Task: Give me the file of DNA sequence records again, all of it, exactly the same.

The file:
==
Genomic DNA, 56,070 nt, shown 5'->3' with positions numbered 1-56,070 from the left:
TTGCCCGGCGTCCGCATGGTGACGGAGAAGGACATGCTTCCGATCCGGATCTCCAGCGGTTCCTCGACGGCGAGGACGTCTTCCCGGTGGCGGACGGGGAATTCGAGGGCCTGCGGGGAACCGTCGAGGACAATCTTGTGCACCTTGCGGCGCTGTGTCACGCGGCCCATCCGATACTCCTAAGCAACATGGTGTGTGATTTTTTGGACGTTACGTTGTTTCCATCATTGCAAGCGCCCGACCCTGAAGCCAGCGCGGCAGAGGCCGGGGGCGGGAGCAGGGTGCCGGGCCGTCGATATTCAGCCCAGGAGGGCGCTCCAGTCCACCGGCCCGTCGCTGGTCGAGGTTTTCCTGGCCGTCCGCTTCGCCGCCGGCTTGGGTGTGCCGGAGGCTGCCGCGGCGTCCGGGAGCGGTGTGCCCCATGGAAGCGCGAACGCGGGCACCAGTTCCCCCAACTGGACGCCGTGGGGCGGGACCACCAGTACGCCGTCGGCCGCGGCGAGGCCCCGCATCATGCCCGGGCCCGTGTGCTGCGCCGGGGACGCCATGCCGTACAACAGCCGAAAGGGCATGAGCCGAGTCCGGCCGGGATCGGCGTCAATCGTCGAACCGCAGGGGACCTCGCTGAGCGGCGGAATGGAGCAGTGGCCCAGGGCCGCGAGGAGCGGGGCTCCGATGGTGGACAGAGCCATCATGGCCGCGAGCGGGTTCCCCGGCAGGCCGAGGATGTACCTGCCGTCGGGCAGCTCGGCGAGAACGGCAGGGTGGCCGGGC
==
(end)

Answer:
Genomic DNA, 56,070 nt, shown 5'->3' with positions numbered 1-56,070 from the left:
TTGCCCGGCGTCCGCATGGTGACGGAGAAGGACATGCTTCCGATCCGGATCTCCAGCGGTTCCTCGACGGCGAGGACGTCTTCCCGGTGGCGGACGGGGAATTCGAGGGCCTGCGGGGAACCGTCGAGGACAATCTTGTGCACCTTGCGGCGCTGTGTCACGCGGCCCATCCGATACTCCTAAGCAACATGGTGTGTGATTTTTTGGACGTTACGTTGTTTCCATCATTGCAAGCGCCCGACCCTGAAGCCAGCGCGGCAGAGGCCGGGGGCGGGAGCAGGGTGCCGGGCCGTCGATATTCAGCCCAGGAGGGCGCTCCAGTCCACCGGCCCGTCGCTGGTCGAGGTTTTCCTGGCCGTCCGCTTCGCCGCCGGCTTGGGTGTGCCGGAGGCTGCCGCGGCGTCCGGGAGCGGTGTGCCCCATGGAAGCGCGAACGCGGGCACCAGTTCCCCCAACTGGACGCCGTGGGGCGGGACCACCAGTACGCCGTCGGCCGCGGCGAGGCCCCGCATCATGCCCGGGCCCGTGTGCTGCGCCGGGGACGCCATGCCGTACAACAGCCGAAAGGGCATGAGCCGAGTCCGGCCGGGATCGGCGTCAATCGTCGAACCGCAGGGGACCTCGCTGAGCGGCGGAATGGAGCAGTGGCCCAGGGCCGCGAGGAGCGGGGCTCCGATGGTGGACAGAGCCATCATGGCCGCGAGCGGGTTCCCCGGCAGGCCGAGGATGTACCTGCCGTCGGGCAGCTCGGCGAGAACGGCAGGGTGGCCGGGC